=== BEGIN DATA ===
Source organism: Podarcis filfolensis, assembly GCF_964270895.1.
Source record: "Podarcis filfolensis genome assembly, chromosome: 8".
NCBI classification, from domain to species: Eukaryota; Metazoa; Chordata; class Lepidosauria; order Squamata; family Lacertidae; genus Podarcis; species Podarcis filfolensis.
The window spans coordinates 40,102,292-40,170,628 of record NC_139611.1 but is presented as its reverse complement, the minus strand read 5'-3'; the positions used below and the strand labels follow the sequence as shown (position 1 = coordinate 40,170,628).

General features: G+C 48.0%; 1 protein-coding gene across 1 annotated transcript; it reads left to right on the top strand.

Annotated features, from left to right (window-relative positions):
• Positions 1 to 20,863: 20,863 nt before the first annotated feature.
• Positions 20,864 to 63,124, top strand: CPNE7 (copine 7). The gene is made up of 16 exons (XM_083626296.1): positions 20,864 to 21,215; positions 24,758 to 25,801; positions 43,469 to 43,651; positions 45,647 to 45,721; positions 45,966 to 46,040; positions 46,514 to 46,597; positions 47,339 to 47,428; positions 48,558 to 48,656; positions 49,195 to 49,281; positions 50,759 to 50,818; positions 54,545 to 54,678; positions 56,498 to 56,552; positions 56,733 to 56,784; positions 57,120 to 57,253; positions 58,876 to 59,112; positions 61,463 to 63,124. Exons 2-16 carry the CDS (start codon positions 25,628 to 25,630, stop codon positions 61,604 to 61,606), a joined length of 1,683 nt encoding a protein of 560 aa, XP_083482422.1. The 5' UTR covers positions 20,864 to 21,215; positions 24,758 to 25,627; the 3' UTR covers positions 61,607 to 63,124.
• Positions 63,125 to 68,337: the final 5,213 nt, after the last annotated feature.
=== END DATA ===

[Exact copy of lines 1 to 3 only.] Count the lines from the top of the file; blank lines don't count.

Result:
Source organism: Podarcis filfolensis, assembly GCF_964270895.1.
Source record: "Podarcis filfolensis genome assembly, chromosome: 8".
NCBI classification, from domain to species: Eukaryota; Metazoa; Chordata; class Lepidosauria; order Squamata; family Lacertidae; genus Podarcis; species Podarcis filfolensis.